Gazans urge PA to stop Kassams

Exclusive: Scores write letter to Haniyeh demanding PA take action.

By
April 12, 2006 00:01
3 minute read.
kassam unit 88

kassam unit 88. (photo credit: )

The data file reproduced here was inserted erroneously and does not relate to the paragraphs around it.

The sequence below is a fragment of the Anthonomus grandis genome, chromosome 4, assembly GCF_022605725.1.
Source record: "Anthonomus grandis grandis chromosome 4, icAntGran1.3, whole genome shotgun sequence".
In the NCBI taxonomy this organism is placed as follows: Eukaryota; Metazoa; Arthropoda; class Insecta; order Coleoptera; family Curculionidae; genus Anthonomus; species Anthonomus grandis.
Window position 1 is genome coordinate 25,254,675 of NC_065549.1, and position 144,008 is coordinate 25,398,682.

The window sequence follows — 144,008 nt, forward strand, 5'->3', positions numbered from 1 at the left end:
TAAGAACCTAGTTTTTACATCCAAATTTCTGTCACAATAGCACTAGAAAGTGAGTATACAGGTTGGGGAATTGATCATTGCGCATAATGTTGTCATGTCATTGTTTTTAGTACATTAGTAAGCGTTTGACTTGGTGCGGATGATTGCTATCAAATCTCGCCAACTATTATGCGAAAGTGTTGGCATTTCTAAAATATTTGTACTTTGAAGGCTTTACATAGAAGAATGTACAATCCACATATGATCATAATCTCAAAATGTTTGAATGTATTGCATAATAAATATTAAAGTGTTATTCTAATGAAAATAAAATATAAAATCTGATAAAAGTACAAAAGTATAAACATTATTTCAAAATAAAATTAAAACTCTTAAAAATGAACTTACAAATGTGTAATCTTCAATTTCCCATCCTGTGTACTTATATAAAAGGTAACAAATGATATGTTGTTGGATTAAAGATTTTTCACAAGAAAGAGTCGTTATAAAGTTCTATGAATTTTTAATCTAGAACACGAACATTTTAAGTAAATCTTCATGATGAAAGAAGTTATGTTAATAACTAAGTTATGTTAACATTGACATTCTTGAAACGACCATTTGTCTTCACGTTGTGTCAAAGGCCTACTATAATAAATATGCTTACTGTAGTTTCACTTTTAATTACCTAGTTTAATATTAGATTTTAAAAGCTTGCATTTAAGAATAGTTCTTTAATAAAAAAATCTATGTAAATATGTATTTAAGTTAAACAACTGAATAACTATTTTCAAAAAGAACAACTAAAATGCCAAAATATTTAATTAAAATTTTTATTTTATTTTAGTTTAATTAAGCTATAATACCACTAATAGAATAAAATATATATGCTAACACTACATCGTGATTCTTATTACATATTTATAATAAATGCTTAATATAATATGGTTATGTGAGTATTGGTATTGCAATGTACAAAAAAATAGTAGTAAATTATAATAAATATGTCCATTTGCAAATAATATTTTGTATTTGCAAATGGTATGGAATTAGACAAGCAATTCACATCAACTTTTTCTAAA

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In the wake of Israel's escalated response, Palestinians living in the northern Gaza Strip have appealed to the new Palestinian Authority government to take immediate action to prevent gunmen from firing Kassam rockets from their neighborhoods at Israel, a senior Hamas official said Tuesday. He said the appeal was made in an urgent letter sent to PA Prime Minister Ismail Haniyeh by scores of Palestinians living in Beit Lahiya, Beit Hanoun and other areas that have been targeted by Israeli artillery over the past few weeks. "They are demanding that we issue instructions to the security forces to prevent the rocket attacks," the official told The Jerusalem Post. "But how can we stop the rockets when we don't have control over most of these forces?" he asked. PA Chairman Mahmoud Abbas recently decided to place most of the PA's security forces under his direct control, in a clear attempt to block Hamas from controlling them. The National Security Force, which is supposed to prevent gunmen from firing rockets at Israel, reports to Abbas and not Interior Minister Said Siam. According to the Hamas official, Abbas's ongoing attempt to cut the powers of the Hamas cabinet is largely responsible for the growing state of lawlessness and anarchy in the Gaza Strip. "These security forces don't know who their commanders are," he added. "They're not receiving clear instructions from anyone." Earlier this week, in yet another attempt to curb Hamas's powers, Abbas issued a "presidential decree" in which he appointed Rashid Abu Shabak, a former PA security chief and Fatah leader, as "director-general of internal security." As such, the official pointed out, "Abu Shabak and Abbas are now responsible for the security chaos and only they have the power to stop the rocket attacks." The new PA cabinet is expected to hold a meeting via videoconference in Ramallah and Gaza City on Wednesday to discuss the latest deterioration and ways of calming the situation. Haniyeh is expected to brief his ministers on the complaints he has received from many residents in the northern Gaza Strip against the Fatah and Islamic Jihad cells that are firing rockets from residential areas. Another Hamas official told the Post that his movement was interested in calming the situation so that it could deal with the other problems facing the Palestinians, first and foremost its severe financial crisis. However, the official complained that those who are seeking to escalate the situation are also trying to undermine the Hamas cabinet. "Some of these groups are acting against the interests of the Palestinians," he charged. "These rockets are endangering the lives of many innocent people who are being attacked with Israeli shells." Hani al-Masri, a prominent columnist and senior official with the PA's Ministry of Information, on Tuesday called for an end to the rocket attacks on Israel. Noting that the homemade rockets had little effect on Israel's security, he said the Palestinians were making a mistake by resorting to military means in their struggle with Israel. "Israel has enormous military superiority over us and enjoys the backing of the US," Masri said. "This is not a war between two armies, but between an occupation and a defenseless people." Masri urged the Hamas-controlled cabinet to take a clear position regarding the rocket attacks "so as not to give Israel an excuse to pursue its aggression on the Palestinians." Hamas, he added, is in an embarrassing situation because it can't call for an end to the rocket and suicide attacks that it started during the intifada. Abbas, meanwhile, said Tuesday that the situation in the Palestinian areas was worsening after decisions by the EU to cut off aid. "The situation is deteriorating in a dramatic and tragic way," Abbas told reporters here. "All countries have cut off their aid to the Palestinians under the pretext that the money is going to the government. But in fact it does not go to the government. It goes to the Palestinian people and human services." Abbas said he was in touch with the US administration and other countries to persuade them to resume their financial aid to the Palestinians. He also expressed his readiness to return to the negotiating table with Israel on the basis of the road map plan for peace in the Middle East.

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